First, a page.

SOUTH FORK, SECOND FORTY


(For Bill Steiger of Wisconsin, 1938-1978)



I.


Brown shoots, brown fields

their harvest lopped

blow into husks now,

blow to the west, where

flurries in the dust announce

the coming of first snow.

Beyond the dust balls, brute

and benign as sleeping teams

oceanic earth outrolls the eye,

clasps and uncoils its scalloped waves

to break upon the plains.


This was your land, not mine:

what do I know -- a city brat,

brassy with books and big-time dreams --

of roots and fly-times

space so huge

it hunkers down the mind,

the anvil hammers of the year

on stolid farmers German in their beds?


II.


Centrifugal air

whips past along these flats,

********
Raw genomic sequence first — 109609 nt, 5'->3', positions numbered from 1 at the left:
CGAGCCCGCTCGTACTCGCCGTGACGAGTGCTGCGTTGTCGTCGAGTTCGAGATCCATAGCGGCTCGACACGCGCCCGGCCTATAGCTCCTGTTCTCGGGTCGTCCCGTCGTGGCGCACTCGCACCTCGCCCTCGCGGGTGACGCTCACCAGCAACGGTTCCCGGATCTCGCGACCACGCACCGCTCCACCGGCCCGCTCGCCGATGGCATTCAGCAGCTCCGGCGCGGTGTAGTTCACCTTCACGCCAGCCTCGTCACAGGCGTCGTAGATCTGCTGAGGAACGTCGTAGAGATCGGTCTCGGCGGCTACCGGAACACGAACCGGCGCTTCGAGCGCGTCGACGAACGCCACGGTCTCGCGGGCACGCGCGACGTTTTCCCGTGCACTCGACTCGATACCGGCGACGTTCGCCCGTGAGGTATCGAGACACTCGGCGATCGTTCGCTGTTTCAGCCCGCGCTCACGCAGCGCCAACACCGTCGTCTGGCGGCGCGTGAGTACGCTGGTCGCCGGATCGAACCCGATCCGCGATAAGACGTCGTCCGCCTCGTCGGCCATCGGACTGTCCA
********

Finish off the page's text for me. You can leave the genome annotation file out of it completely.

sandblasts my cheeks

and funnels its scarab buzz

beside my ears.

The path peters to burrs.

Though I walk it

like boys in berry time

each pocket packed with memories,

frost’s a poor blanket

for a dozing friend.


III.


Pass by.  New flakes sift,

gentle amnesiacs,

crowning each withered leaf with bells.

Your bright anticipating glance

the limber cadence of your clipped hello

that happy will, uncynical

as summer wheat, are gone

and life’s unstallioned.


IV.


We are time’s spume,

mere molecules in motion

turned translucent

where the light strikes,

mingling our selves as streams twine

in that running tide.


Hold to that: know

each Brownian being

though blind and disconnected

is runed with the prints of the past.


Consigned to rootlessness

and filigreed with spray and hope

we rise like Nereids

to a surface of choice chosen,

chance without accident,

our only course the one

Poseidon knew:


to learn

the serenity of random meetings,

saddle the full flood,

swing up, mount

and ride the white-necked horses

of that sea.



Wisconsin Review, 1980